To begin with, tropical medical research had the political advantage of national and international prestige, for it was uniquely characterized by competition and exchange between European states. It also offered advantages in terms of research technology. The sheer size of many pathogens that were protozoa or worms, and the comparatively easy capture of insects and snails, which acted as carriers and intermediate hosts, often meant particularly good visibility of the test objects. In 1880, the French physician Alphonse Laveran (1845–1922) described the malaria plasmodium in Algeria and founded his own "Société de Pathologie Exotique" in 1908. In India, in 1897, the British doctor Ronald Ross (1857–1932) confirmed the assumptions of many locals and researchers that malaria is transmitted by mosquitoes.14 Also one of the founders of bacteriology, Robert Koch (1843–1910) recognized new opportunities in the tropics after he domestically failed to prove the effectiveness of tuberculin as an alleged cure for tuberculosis. In 1896, he thus researched, again with little practical benefit, Rinderpest in South Africa and one year later the plague in India and German East Africa, today's Tanzania. In 1898 and 1899, he studied malaria in Italy, Java and New Guinea. And, in 1905/06, he investigated sleeping sickness, again in German East Africa and in neighboring British Uganda.
Research into even smaller pathogens also made considerable progress in tropical climates. Breakthroughs in yellow fever were achieved by the Cuban Carlos Juan Finlay (1833–1915) and the US-American Walter Reed (1851–1902) on Cuba. The investigation of typhus profited from discoveries by the Russian Ossip Motschutkowski (1845–1903) in Odessa, the American Howard Taylor Ricketts (1871–1910) in Mexico in 1910, as well as the Czech-Austrian researcher Stanislaus (von) Prowazek (1875–1915) in 1913 as well as the Brazilian Henrique da Rocha Lima (1879–1956) in 1916. The latter two were at the Hamburg Institute for Ship and Tropical Diseases at the time. Apart from being a national prestige project, tropical medicine had become an global and internationally interactive science.
While Europe felt the threat by epidemic diseases in the 19th century especially in the case of cholera, this fear was surpassed in large parts of Asia by the plague. The modern plague epidemic began in 1855 in the western part of the Chinese Yunnan province. It claimed ten million lives in India and came to an end with a last major outbreak in Manchuria from 1910–1911. Pathogens and transmission pathways were identified during these years, in particular by French physicians Alexandre Yersin (1863–1943) and Paul-Louis Simond (1858–1947). Their work provided a basis for countermeasures, including quarantine response and isolation, disinfection and vector control.15
Health care in the consolidation phase of European colonies
After 1900, the activities of European doctors in the colonial areas changed significantly. Since the economic exploitation of the colonies, the mise en valeur, could only be achieved with local labor, their health and reproduction now also played a role. In particular, the devastating epidemics of smallpox, plague, and cholera were combated through vaccination, controls, isolation, and quarantine.
There were also endemic, often fatal diseases caused by malaria, dysentery, hookworm, and tuberculosis. For a long time, success was limited against these diseases, which were fostered by the confined, unhygienic living conditions of the plantation and mine workers. Robert Koch's ambitious and globally acclaimed attempt to eradicate malaria in Dar es Salaam, the capital of German-East Africa, with microscopic examination of all inhabitants and quinine treatment of all plasmodia carriers, failed because of the social conditions and the lack of vector control.16 Fecal examination for the eggs of the hookworm was also time-consuming. The British replaced it with repeated mass treatment of the population with worm-destroying agents on the assumption the majority of people were affected.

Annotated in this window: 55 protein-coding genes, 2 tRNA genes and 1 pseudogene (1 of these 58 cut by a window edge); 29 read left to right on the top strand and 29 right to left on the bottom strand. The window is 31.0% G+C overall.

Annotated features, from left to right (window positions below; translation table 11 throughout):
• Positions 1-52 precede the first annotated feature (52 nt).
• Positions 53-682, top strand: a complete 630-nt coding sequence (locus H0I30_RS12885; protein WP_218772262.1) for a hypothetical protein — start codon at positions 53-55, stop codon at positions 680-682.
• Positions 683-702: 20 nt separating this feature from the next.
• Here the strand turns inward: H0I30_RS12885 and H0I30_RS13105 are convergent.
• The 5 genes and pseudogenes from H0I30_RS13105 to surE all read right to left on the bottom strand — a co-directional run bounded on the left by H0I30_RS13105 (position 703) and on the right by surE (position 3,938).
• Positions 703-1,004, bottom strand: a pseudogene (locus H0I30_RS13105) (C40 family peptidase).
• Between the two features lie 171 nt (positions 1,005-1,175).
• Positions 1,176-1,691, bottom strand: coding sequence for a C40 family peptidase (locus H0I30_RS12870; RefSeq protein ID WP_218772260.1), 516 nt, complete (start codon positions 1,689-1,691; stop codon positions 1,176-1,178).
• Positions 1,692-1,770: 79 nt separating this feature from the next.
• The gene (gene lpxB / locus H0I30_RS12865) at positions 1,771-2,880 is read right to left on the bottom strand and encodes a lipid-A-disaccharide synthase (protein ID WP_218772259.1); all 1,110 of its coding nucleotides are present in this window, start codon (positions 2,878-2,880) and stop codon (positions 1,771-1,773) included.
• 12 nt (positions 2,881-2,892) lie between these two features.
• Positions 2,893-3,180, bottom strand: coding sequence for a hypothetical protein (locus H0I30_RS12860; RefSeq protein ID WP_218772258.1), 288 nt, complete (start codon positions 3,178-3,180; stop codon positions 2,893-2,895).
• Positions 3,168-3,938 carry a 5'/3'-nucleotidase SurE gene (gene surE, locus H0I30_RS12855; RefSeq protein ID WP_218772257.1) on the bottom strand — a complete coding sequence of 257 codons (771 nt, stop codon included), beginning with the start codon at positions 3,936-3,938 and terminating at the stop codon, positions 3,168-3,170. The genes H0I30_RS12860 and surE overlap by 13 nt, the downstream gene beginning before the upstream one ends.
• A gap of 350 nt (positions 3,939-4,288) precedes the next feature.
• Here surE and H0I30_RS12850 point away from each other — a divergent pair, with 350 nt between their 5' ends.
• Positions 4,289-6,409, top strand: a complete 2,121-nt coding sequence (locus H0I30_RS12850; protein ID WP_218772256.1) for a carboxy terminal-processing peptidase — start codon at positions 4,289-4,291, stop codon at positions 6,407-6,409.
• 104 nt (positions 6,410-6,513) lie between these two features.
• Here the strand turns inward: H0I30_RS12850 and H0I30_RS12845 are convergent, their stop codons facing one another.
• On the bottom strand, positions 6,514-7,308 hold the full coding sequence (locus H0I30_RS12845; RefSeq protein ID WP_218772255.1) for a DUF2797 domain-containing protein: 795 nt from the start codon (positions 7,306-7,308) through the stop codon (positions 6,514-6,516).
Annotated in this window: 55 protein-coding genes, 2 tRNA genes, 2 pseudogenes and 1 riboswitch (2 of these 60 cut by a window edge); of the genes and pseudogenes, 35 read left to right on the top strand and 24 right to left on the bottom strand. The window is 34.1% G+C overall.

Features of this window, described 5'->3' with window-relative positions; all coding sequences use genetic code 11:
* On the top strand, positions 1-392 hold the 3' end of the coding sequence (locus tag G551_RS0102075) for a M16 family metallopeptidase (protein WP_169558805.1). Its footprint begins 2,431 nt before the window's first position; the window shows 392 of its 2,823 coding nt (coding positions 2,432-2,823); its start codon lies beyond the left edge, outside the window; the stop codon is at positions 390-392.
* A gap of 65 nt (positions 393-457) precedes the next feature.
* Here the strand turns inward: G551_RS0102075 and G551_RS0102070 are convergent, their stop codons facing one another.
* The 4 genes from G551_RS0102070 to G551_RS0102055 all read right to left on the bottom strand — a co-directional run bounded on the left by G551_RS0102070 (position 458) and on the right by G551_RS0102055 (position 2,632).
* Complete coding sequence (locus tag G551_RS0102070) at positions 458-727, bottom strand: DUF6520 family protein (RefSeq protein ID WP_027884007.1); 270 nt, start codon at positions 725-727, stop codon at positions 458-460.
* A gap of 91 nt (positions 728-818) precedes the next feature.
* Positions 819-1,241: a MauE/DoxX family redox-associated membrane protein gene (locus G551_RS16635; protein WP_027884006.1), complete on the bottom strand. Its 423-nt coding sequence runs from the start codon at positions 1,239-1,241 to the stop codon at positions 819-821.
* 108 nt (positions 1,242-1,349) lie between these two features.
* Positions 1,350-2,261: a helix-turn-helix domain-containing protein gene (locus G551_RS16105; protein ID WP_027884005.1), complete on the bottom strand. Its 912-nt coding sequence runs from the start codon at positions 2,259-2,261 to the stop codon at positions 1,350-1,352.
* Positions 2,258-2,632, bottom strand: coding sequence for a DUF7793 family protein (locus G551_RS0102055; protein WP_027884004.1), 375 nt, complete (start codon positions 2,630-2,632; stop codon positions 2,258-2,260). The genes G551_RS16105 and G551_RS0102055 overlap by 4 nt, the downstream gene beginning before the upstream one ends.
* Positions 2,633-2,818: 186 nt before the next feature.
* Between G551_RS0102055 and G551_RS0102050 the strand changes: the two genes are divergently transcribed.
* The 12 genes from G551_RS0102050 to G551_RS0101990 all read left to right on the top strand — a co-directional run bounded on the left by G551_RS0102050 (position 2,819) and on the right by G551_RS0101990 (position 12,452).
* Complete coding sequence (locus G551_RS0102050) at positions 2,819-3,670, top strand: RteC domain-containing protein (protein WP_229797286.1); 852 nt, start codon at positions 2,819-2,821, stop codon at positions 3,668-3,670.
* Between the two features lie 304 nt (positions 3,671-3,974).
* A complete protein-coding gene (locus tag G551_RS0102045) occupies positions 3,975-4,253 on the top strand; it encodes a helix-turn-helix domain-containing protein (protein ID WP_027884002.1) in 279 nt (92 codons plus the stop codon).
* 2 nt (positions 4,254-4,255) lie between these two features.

Leprosy was combatted through the creation of leprosy colonies. The sleeping sickness epidemic in the area of the African Great Lakes, i.e. the border region of British Uganda, Belgian Congo, and German East Africa, posed a particular challenge. Here, there were striking national differences:17 While the Belgians in the Congo, consistent with their reputation as a ruthless colonial power, immediately forced large population resettlements, the more careful British concentrated on controlling the vector, the tsetse fly, and the animal hosts. The Germans’ trust in the chemical industry led them to test new substances against the trypanosomes in "concentration camps" for sleeping sickness patients. Despite coercion, severe pain, side effects that included blindness or even death, success was elusive. Ultimately, the Germans, too, decided to resettle those villages in the midst of infested brushland.18
People were divided up not only in terms of healthy and sick, but, even more so, colored and white. Arguing from the standpoint of hygiene, the residential areas of the Europeans and the natives were separated. As in the case of Cameroonian Duala, this also resulted in expulsions.19 In the large cities there were hospitals only for Europeans, whereas those for locals tended to be founded by local benefactors. In smaller provincial hospitals, the infirmary in permanent buildings was usually reserved for white people, while local patients slept in huts.
Social medicine and racism in the interwar period: the ambivalence of modernity
The end of the First World War initially caused drastic personnel changes. British doctors, who had fought the war in Africa and Asia, joined the rapidly expanding Colonial Medical Service.20 Now, increasingly recruited mission doctors were added by the numerous new foundations and expansions of mission hospitals. After the German doctors had fled or been expelled from most of the former German colonies, some entered the colonial service of European states not belonging to the victorious powers or the missionary service. Altogether this resulted in a shift from Africa to Asia, so that, for a while, the formally independent China and Netherlands-East Indies, today's Indonesia, could be counted among the non-Western countries with an especially large number of German doctors. It is worth noting that Swiss missionary doctors were forced to go in the opposite direction: As China had become too precarious because of military destabilization, they instead went to Africa.